And we launch into the only week-long Narbonic storyline. It’s not that I didn’t want to do more short storylines like this. It just never happened. All the other storylines demanded much more time, often months of it. But, as it turns out, there’s only so much you can do with the concept of interviewing a mad scientist.
Helen’s T-Shirt Watch: Today’s shirt is one that I own, featuring one of the little forest spirits from Princess Mononoke. I had a lot of Studio Ghibli T-shirts because I used to be able to get them at an employee discount from Viz Shop-By-Mail.
Foreshadowing! At this point [SPOILERS FOR 2001 AHEAD], I knew Helen’s mother would be making an appearance down the road, so this strip is intended to provide a little buildup. Also note Helen dodging the subject of exactly how closely she’s related to her mother.
Helen’s broken promise to nuke Long Island is a reference to the three-page story I drew for a contest in the comic book Thieves and Kings back in college. See, it’s all in continuity!
It seems like it would make no sense for Helen’s first mad-science project to still be alive and gnawing wood chips in the back of the lab. But if what Helen means is that the gerster/hambil is the first science project she undertook after officially going mad, it’s actually plausible. At this point, Helen hasn’t been a mad scientist for very long. She went mad in the spring of 2000, shortly before she was to graduate with her doctorate in biochemistry. Her madness was triggered by the news of her mother’s supposed death. The lab above Dr. Noah’s office was her first evil laboratory, funded with her inheritance from Dr. Narbon. At the time Dave entered the picture and the strip began, Narbonics Labs had only been operational for a few months.
Most of this backstory has been established in the strips. In a manner of speaking.
I think this is the first strip to feature my now-famous standard gerbil design. Yes, I’m aware that my gerbils bear almost no resemblance to actual gerbils, which look like this:
I like to think that mine are even better.
Let’s ignore my weak attempts at “Bloom County”-level quasi-political humor and admire my crude but honest little drawings of lab equipment. I think I worked from reference photos for this strip, which was a big step forward for me. I had also taken biology courses in college, so I had some idea of what sort of equipment a genetics lab ought to have (in addition to the huge flasks and beakers of bubbling liquid, which are included in every evil laboratory regardless of its purpose). The object on the right end of the second panel is either a gel electrophoresis array or a Sea Monkeys Ocean Zoo. I routinely flip-flopped on this issue throughout the run of Narbonic.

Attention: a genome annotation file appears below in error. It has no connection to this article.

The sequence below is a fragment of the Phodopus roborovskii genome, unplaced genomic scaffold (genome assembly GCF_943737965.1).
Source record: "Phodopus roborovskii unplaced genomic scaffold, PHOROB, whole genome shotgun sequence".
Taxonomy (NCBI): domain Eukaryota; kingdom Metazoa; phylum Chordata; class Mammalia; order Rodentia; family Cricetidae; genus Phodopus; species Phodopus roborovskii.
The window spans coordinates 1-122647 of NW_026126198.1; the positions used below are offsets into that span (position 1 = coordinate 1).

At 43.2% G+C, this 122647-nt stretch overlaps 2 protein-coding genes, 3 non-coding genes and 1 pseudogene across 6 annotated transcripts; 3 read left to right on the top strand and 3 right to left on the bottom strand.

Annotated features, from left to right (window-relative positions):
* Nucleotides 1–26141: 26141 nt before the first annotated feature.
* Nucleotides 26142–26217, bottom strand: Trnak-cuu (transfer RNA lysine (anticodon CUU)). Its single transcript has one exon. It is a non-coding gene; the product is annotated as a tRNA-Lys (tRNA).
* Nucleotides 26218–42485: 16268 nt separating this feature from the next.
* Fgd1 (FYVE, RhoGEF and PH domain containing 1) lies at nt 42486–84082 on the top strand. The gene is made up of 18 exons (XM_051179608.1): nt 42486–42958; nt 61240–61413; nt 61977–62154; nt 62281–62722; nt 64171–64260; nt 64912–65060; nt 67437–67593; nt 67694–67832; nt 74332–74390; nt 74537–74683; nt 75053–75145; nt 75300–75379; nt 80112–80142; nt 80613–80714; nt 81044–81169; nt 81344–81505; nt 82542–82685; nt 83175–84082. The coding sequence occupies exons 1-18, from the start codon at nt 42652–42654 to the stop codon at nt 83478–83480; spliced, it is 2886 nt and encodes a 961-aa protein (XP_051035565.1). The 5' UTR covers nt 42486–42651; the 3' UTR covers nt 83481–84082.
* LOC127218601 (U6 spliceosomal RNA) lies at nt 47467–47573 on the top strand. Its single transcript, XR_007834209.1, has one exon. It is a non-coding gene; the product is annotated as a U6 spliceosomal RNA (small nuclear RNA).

Personally, I think this joke is kind of dopey, but I managed to sell the original art, so I can’t get too mad at it. If you think it’s on the tasteless side now that President Reagan has passed on, you probably don’t want to hear Andrew’s elaborate conspiracy theory about Jim Henson faking his own death to operate an animatronic stand-in for the previous Pope.
Note the first of many references to the great state of Minnesota. Originally, this was because Minnesota was the headquarters of Best Brains, creators of “Mystery Science Theater 3000.” Later, however, the Twin Cities became the real-life site of every Narbonicon. Which was awesome. If there’s ever any kind of movie or TV version of Narbonic, I’d like it to be set in Minnesota as a tribute to all the great Narbonic-related times I had there.
Dr. Carlo Lombardi is a mad scientist in the movie The She Creature, which was featured on MST3K. Dr. Wallace Nussbaum is a mad scientist in the highly recommended Daniel Pinkwater novel The Snarkout Boys and the Avocado of Death.
I had that second panel on a business card for a while. It’s still pretty cute. If I were doing this strip over, I’d put a lot more flames behind Helen in the third panel. And try to keep her various body parts in proportion to one another for once, but that goes without saying.